Figure 3-14. MySQL is installed not just as a program, but at a system level. It must be able to not just write to your files, but allow access from your Mac’s command line, grab system resources, and a lot more.

Double-click the file named MySQL.prefPane. This installer adds a new control pane to your System Preferences. It also asks you whether you want to install this pane for you alone, or all users. You can probably keep the pane to yourself, unless there’s a line behind you of other database-hungry users.

Once the pane is installed, it opens automatically, as shown in Figure 3-15. Go ahead and turn on the checkbox to have MySQL start up automatically; you get to enter your password one more time. Finally, start up MySQL now to make sure things are working as they should be.

The Preferences pane is a handy feature of MySQL on Mac OS X. It lets you start and stop the database, and if you have problems, it gives you a quick place to go figure out what’s wrong: it may be as simple as your MySQL installation isn’t running.

Figure 3-15. The Preferences pane is a handy feature of MySQL on Mac OS X. It lets you start and stop the database, and if you have problems, it gives you a quick place to go figure out what’s wrong: it may be as simple as your MySQL installation isn’t running.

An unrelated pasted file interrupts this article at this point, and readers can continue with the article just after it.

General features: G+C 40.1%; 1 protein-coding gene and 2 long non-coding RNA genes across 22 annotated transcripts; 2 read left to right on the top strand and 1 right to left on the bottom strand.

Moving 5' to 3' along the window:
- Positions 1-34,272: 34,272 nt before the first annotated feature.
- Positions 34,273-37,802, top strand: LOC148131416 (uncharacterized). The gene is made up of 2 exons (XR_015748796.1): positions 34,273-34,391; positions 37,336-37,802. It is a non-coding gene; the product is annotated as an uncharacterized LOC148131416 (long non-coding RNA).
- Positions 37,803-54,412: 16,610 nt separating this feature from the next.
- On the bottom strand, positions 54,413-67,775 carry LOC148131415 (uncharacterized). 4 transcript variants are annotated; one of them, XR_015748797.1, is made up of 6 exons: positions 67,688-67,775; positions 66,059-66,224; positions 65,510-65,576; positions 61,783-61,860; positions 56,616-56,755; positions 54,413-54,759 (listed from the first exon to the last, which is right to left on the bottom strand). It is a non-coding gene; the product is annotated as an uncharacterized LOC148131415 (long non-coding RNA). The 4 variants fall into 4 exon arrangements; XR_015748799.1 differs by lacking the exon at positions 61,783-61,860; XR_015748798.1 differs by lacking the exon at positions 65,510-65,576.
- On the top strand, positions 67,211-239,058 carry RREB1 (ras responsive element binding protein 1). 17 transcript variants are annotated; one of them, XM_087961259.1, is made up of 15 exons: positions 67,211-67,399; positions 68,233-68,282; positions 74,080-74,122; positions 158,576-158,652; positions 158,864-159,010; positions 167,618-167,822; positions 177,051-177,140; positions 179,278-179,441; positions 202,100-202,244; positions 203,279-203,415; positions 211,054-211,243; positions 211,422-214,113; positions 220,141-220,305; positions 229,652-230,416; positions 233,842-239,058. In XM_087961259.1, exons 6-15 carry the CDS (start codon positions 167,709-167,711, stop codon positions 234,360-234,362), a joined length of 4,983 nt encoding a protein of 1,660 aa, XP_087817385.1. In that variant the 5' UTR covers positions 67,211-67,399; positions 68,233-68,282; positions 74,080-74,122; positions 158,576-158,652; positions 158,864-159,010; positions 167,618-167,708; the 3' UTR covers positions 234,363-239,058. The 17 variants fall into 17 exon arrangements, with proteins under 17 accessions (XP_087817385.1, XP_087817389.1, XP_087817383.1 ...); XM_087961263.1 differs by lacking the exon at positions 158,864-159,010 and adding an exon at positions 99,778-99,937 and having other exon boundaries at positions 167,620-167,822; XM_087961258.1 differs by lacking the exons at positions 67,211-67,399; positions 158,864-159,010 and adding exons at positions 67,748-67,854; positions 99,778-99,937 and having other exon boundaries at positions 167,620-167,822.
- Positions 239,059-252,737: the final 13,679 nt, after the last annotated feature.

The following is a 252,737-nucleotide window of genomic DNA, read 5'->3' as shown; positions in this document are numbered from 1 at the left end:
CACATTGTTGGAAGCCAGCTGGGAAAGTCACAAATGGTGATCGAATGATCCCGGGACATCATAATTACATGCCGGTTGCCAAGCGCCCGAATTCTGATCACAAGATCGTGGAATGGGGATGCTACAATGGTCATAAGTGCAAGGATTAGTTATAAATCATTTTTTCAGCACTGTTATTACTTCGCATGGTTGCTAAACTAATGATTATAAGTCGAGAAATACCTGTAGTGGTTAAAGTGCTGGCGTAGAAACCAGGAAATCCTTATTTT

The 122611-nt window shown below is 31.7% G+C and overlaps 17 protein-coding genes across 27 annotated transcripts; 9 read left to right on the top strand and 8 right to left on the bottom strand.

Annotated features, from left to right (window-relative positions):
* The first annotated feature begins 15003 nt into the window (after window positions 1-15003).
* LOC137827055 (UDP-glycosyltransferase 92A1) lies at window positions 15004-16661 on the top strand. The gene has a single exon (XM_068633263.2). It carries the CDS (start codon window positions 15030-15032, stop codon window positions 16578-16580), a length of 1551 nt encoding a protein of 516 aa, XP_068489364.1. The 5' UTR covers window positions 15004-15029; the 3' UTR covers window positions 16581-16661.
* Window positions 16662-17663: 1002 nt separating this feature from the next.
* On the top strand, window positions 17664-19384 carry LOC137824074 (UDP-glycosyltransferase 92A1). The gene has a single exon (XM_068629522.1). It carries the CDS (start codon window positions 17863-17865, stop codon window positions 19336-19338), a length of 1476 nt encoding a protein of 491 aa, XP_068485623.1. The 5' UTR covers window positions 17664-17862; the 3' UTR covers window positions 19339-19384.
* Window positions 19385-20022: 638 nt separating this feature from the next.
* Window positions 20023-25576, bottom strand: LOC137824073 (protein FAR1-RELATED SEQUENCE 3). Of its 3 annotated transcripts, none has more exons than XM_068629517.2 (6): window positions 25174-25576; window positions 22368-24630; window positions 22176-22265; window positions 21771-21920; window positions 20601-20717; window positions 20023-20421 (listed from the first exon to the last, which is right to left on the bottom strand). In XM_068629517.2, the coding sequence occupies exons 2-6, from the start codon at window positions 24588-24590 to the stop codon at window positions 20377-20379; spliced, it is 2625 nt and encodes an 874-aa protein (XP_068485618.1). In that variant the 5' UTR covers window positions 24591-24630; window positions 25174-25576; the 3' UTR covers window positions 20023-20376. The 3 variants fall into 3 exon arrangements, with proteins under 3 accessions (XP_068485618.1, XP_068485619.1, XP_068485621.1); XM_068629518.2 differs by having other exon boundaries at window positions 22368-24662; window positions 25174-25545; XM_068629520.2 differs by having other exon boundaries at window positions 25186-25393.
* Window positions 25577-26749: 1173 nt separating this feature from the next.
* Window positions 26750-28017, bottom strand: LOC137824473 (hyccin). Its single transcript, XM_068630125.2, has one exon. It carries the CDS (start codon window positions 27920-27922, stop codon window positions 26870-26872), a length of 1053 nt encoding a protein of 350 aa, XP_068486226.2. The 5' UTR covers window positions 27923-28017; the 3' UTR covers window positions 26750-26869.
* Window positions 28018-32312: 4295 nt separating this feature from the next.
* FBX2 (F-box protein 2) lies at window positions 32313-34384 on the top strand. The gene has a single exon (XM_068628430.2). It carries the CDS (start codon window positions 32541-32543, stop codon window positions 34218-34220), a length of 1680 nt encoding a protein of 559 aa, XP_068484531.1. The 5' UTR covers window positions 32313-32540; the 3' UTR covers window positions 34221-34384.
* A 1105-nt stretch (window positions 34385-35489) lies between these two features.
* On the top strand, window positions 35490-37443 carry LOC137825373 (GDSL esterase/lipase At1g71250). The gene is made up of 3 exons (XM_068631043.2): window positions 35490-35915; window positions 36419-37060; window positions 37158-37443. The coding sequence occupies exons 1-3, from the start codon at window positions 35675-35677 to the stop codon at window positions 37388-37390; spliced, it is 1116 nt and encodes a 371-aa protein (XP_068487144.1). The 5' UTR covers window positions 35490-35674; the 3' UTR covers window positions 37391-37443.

And with that, you’ve got an installed, running database on your Mac. Now, open up a new Terminal window (go to Applications→Utilities→Terminal; if you haven’t already, go ahead and drag the Terminal icon into your dock where it’s easy to access). In the Terminal window, type the following command:

$ /usr/local/mysql/bin/mysql

This command is a bit on the long side, unfortunately. That’s because one thing the installation doesn’t do is set up your path so that you can easily call the MySQL tools and programs. (You’ll probably do most of your MySQL work on your web server, so this isn’t a huge deal, but you can make it so you can simply type the mysql part of that command; see the box on Update Your PATH to Include the MySQL Programs.)